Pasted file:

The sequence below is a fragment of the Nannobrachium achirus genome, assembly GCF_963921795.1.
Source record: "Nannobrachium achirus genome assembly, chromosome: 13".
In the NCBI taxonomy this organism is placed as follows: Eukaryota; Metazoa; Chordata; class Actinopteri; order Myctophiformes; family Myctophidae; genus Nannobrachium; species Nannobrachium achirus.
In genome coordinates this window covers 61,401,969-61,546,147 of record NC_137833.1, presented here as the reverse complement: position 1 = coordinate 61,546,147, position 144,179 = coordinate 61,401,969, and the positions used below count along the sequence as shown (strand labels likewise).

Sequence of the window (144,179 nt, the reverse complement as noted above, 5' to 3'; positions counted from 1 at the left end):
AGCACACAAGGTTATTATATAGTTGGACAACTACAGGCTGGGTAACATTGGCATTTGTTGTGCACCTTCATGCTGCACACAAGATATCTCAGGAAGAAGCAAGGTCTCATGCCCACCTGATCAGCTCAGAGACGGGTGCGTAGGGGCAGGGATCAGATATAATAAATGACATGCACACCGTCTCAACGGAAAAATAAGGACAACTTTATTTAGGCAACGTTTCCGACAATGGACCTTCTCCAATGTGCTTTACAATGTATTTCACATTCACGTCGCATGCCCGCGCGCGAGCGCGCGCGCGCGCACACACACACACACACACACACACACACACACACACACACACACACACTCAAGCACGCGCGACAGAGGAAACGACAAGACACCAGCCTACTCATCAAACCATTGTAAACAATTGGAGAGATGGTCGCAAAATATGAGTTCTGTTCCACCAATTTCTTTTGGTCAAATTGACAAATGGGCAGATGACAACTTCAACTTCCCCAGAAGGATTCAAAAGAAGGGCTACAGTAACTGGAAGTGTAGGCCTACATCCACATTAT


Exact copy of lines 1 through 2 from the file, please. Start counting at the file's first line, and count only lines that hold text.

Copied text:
The sequence below is a fragment of the Nannobrachium achirus genome, assembly GCF_963921795.1.
Source record: "Nannobrachium achirus genome assembly, chromosome: 13".